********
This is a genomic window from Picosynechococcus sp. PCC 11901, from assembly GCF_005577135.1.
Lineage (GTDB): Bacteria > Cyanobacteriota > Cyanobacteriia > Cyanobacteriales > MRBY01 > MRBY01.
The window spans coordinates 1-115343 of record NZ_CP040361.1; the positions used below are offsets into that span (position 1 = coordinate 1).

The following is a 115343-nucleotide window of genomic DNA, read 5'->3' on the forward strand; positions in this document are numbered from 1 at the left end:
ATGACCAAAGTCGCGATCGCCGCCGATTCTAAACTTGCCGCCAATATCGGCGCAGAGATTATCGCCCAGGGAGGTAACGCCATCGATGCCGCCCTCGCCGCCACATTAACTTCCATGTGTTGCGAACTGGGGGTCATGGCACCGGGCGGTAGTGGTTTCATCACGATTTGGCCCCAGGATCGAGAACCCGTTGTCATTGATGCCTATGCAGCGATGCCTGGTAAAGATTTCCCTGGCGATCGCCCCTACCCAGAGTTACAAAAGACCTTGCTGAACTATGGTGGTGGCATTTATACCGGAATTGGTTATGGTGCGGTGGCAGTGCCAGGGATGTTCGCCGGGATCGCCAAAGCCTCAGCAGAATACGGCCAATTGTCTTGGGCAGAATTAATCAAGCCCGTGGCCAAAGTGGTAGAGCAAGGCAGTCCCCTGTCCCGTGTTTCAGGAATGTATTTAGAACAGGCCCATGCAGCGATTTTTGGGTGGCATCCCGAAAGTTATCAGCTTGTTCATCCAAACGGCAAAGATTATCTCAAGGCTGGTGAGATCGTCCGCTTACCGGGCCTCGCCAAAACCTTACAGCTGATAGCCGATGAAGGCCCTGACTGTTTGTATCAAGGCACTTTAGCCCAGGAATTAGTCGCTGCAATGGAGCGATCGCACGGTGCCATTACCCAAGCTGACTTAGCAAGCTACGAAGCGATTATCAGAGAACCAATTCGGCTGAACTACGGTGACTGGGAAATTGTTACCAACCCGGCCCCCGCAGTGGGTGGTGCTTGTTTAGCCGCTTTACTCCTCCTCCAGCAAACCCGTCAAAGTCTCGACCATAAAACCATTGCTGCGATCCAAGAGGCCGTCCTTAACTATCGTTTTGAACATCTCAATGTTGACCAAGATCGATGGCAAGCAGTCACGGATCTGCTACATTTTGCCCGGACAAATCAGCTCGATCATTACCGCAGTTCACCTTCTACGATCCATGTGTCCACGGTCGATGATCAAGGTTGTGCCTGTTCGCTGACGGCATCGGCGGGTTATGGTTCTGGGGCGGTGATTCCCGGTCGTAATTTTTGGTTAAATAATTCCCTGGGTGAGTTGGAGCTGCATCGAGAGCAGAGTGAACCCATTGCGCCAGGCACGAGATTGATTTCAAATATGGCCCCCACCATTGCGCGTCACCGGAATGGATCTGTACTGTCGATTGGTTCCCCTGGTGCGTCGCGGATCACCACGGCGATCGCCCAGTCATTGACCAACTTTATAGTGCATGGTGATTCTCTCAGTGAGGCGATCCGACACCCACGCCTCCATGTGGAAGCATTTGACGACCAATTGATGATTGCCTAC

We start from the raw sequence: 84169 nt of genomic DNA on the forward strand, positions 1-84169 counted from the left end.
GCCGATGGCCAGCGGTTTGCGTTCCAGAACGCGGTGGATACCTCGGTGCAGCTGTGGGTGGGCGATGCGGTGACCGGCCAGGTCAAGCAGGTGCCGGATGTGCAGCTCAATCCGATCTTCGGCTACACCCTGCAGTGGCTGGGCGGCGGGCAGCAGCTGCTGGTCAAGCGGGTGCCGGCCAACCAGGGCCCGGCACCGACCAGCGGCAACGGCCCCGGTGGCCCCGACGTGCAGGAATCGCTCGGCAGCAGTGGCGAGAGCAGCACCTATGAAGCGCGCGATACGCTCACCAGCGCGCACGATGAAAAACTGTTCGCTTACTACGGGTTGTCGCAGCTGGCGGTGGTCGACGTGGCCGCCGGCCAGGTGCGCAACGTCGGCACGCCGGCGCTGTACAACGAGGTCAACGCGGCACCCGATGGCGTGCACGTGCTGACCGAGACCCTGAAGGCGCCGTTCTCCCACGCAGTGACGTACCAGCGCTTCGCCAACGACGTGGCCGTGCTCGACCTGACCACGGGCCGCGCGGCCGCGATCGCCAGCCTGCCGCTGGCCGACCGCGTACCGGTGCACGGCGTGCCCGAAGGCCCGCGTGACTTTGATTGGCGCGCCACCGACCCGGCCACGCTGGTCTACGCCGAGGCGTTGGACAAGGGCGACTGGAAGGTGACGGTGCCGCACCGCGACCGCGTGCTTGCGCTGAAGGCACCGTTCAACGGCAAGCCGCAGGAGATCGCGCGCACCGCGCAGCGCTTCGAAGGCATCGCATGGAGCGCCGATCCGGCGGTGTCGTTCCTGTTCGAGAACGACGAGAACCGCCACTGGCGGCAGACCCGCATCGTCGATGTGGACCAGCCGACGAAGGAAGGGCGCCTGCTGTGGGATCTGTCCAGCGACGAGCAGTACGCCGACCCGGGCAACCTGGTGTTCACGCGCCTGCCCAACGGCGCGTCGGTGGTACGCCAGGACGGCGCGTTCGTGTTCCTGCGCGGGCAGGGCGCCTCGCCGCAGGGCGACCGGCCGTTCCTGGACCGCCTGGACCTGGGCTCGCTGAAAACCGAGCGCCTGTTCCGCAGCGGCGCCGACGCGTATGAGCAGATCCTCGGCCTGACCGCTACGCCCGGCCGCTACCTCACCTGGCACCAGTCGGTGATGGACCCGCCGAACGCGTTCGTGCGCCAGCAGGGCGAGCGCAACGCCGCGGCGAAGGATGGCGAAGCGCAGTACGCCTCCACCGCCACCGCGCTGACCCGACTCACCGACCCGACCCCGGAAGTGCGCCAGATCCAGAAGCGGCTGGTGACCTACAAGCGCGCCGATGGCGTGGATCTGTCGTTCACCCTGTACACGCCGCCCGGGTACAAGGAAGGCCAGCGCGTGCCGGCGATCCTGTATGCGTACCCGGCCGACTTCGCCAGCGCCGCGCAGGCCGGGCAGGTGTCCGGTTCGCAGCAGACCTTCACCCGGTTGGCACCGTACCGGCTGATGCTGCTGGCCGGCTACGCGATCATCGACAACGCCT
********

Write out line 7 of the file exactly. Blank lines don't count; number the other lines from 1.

GCCGATGGCCAGCGGTTTGCGTTCCAGAACGCGGTGGATACCTCGGTGCAGCTGTGGGTGGGCGATGCGGTGACCGGCCAGGTCAAGCAGGTGCCGGATGTGCAGCTCAATCCGATCTTCGGCTACACCCTGCAGTGGCTGGGCGGCGGGCAGCAGCTGCTGGTCAAGCGGGTGCCGGCCAACCAGGGCCCGGCACCGACCAGCGGCAACGGCCCCGGTGGCCCCGACGTGCAGGAATCGCTCGGCAGCAGTGGCGAGAGCAGCACCTATGAAGCGCGCGATACGCTCACCAGCGCGCACGATGAAAAACTGTTCGCTTACTACGGGTTGTCGCAGCTGGCGGTGGTCGACGTGGCCGCCGGCCAGGTGCGCAACGTCGGCACGCCGGCGCTGTACAACGAGGTCAACGCGGCACCCGATGGCGTGCACGTGCTGACCGAGACCCTGAAGGCGCCGTTCTCCCACGCAGTGACGTACCAGCGCTTCGCCAACGACGTGGCCGTGCTCGACCTGACCACGGGCCGCGCGGCCGCGATCGCCAGCCTGCCGCTGGCCGACCGCGTACCGGTGCACGGCGTGCCCGAAGGCCCGCGTGACTTTGATTGGCGCGCCACCGACCCGGCCACGCTGGTCTACGCCGAGGCGTTGGACAAGGGCGACTGGAAGGTGACGGTGCCGCACCGCGACCGCGTGCTTGCGCTGAAGGCACCGTTCAACGGCAAGCCGCAGGAGATCGCGCGCACCGCGCAGCGCTTCGAAGGCATCGCATGGAGCGCCGATCCGGCGGTGTCGTTCCTGTTCGAGAACGACGAGAACCGCCACTGGCGGCAGACCCGCATCGTCGATGTGGACCAGCCGACGAAGGAAGGGCGCCTGCTGTGGGATCTGTCCAGCGACGAGCAGTACGCCGACCCGGGCAACCTGGTGTTCACGCGCCTGCCCAACGGCGCGTCGGTGGTACGCCAGGACGGCGCGTTCGTGTTCCTGCGCGGGCAGGGCGCCTCGCCGCAGGGCGACCGGCCGTTCCTGGACCGCCTGGACCTGGGCTCGCTGAAAACCGAGCGCCTGTTCCGCAGCGGCGCCGACGCGTATGAGCAGATCCTCGGCCTGACCGCTACGCCCGGCCGCTACCTCACCTGGCACCAGTCGGTGATGGACCCGCCGAACGCGTTCGTGCGCCAGCAGGGCGAGCGCAACGCCGCGGCGAAGGATGGCGAAGCGCAGTACGCCTCCACCGCCACCGCGCTGACCCGACTCACCGACCCGACCCCGGAAGTGCGCCAGATCCAGAAGCGGCTGGTGACCTACAAGCGCGCCGATGGCGTGGATCTGTCGTTCACCCTGTACACGCCGCCCGGGTACAAGGAAGGCCAGCGCGTGCCGGCGATCCTGTATGCGTACCCGGCCGACTTCGCCAGCGCCGCGCAGGCCGGGCAGGTGTCCGGTTCGCAGCAGACCTTCACCCGGTTGGCACCGTACCGGCTGATGCTGCTGGCCGGCTACGCGATCATCGACAACGCCT